For many years now hydroelectricity has been reliable. If you have moving water on your land and a decent height drop from top to bottom, it would be a source.

Wind energy although a great concept is much more difficult for us to harvest. One of the problems is all the moving parts are generally found way up high and they require attention a few times a year. Assuming your sight has plenty of wind to use, there are tables, then you must position the wind turbine away from all obstructions and high enough to catch the stronger winds higher up. I gave much serious thought to this and as a method for generating electricity, I decided between all the problems...solar was better for my smaller scale purposes. I do intend to try to use wind for more direct work somehow, perhaps drawing water from a well....wonder if i could make a wind powered grain mill...olive press?

Honestly, keep thinking...its a good thing even if I do not see this one concept as working out. I could be wrong but I doubt it.

Jamie Corne


Joined: Jan 11, 2013
Posts: 61
laura sharpe wrote:I am amazed how so many would like to use the exhaust of a rocket heater for a second purpose. Although I applaud wanting to use every part of the pig, i think the rocket heater is using more than enough of all energy being put into it. The entire design is intended to extract as much of the energy remaining in the output as possible leaving very little left to waste, including the smoke. Although I cant be sure, I think some heat must be left in the output to make it rise up and out...always a good thing.

It is not possible to get something from nothing really, electricity must be extracted from some other kind of energy to make.

For many years now hydroelectricity has been reliable. If you have moving water on your land and a decent height drop from top to bottom, it would be a source.

Wind energy although a great concept is much more difficult for us to harvest. One of the problems is all the moving parts are generally found way up high and they require attention a few times a year. Assuming your sight has plenty of wind to use, there are tables, then you must position the wind turbine away from all obstructions and high enough to catch the stronger winds higher up. I gave much serious thought to this and as a method for generating electricity, I decided between all the problems...solar was better for my smaller scale purposes. I do intend to try to use wind for more direct work somehow, perhaps drawing water from a well....wonder if i could make a wind powered grain mill...olive press?

Honestly, keep thinking...its a good thing even if I do not see this one concept as working out. I could be wrong but I doubt it.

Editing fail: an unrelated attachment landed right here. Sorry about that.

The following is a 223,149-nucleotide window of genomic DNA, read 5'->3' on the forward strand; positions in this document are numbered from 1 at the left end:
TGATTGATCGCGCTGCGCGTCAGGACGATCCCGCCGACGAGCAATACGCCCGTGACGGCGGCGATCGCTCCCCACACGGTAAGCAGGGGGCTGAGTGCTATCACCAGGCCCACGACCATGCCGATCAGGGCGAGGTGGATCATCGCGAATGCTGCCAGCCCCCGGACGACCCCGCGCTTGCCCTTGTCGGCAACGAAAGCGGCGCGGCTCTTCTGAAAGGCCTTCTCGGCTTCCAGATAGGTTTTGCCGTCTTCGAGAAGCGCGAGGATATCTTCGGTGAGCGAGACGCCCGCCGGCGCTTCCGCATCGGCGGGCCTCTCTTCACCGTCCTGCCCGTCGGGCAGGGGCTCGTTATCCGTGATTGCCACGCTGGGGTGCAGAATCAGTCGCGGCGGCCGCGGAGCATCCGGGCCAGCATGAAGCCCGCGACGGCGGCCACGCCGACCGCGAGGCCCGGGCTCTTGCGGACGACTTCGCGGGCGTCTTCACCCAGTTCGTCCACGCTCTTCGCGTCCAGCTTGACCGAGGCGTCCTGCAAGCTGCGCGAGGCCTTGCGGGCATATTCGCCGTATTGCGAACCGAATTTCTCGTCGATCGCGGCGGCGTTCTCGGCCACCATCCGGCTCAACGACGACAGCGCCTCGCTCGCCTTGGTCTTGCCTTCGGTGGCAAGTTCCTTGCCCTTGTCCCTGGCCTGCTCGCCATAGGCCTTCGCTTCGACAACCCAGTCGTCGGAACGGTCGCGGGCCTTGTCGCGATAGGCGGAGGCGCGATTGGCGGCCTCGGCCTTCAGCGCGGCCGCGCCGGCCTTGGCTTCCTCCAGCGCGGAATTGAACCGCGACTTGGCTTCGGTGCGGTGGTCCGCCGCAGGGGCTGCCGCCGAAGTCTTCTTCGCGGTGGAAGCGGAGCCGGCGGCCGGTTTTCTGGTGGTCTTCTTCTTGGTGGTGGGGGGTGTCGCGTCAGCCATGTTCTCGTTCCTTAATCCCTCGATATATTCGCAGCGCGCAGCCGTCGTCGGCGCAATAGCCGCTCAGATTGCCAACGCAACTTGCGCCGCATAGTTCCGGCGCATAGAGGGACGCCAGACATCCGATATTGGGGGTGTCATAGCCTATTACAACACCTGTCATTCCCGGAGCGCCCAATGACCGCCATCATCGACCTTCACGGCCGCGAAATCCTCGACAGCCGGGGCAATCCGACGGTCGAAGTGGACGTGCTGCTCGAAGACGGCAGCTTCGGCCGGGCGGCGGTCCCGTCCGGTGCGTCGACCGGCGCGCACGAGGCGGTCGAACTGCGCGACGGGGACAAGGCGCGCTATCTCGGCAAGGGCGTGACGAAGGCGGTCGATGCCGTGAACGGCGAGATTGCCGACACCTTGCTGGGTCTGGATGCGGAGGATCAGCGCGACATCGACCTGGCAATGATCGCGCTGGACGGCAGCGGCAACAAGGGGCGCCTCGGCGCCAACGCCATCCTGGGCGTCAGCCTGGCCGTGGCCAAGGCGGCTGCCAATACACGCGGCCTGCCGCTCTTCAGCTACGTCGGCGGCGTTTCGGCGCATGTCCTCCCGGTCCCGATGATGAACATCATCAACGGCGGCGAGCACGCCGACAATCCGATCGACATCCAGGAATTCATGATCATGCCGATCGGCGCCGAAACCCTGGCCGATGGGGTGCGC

Did you know that the English Academy of Science outright "laughed" at Ben Franklin when he exhibited his lightening rod? Outright shunned him in public.

Then they refused to publish his report. Refused.

Devices as I have suggested above have been on the market since the 19th century, I've found out. What I've proposed above is more along the lines of using the zero-point quantum fluctuations in order to make the tesla motor run...off of the steam (not propulsion of the steam) from a rocket stove...perhaps using a "pressure canner" or another device.

It will be interesting to see how my "will never work" idea...comes along. You never know It just might work.
Jamie Corne


Joined: Jan 11, 2013
Posts: 61
Allen Jackson wrote:This isn't going to work, and any restrictions in the flow of your Rocket Mass heater exhaust will backfire, or at least smoke you out - best not to do it.


Probably best to look to a hybrid combo of solar & traditional wind turbines for electricity, unless you wish to be running a RMS-powered boiler to generate higher energy steam, which is probably much less efficient than just putting up a windmill.


I appreciate your pessimism. It drives my want to experiment so I can come back and say, "guess what? it worked!"

I am not interested in traditional methods. I am interested in new and improved methods.

Thank you for your input.
Jamie Corne


Joined: Jan 11, 2013
Posts: 61
Claire Skerry wrote:Why not just sink the rmh lower and set a closed system of a water reservoir over the barrel where the steam goes up to a turbine or something then back to the base. If you sink it lower enough you could probably use the top of the second barrel [water reservoir] as a cooking surface? That way you're not obstructing the flow etc.

Just an idea. Good luck!


This....

This is an excellent idea. I am going to actually "try" it and will take pictures doing so - so you can see our progress. Won't be anytime soon though - but just know, we will update on it Thanks!!
Marcos Buenijo
pollinator

Joined: Dec 18, 2011
Posts: 583
Location: Southwest U.S.
    
  12
Jamie Corne wrote:I appreciate your pessimism. It drives my want to experiment so I can come back and say, "guess what? it worked!"

I am not interested in traditional methods. I am interested in new and improved methods.

Thank you for your input.


Well, you did make the same observation in the original post ("restricting the very top of the chimney to increase the velocity of the steam in order to turn a turbine fast enough - but that would seem to also restrict draft and become counter productive"). There is great value in learning how certain things can't work. It's not pessimism to point these out.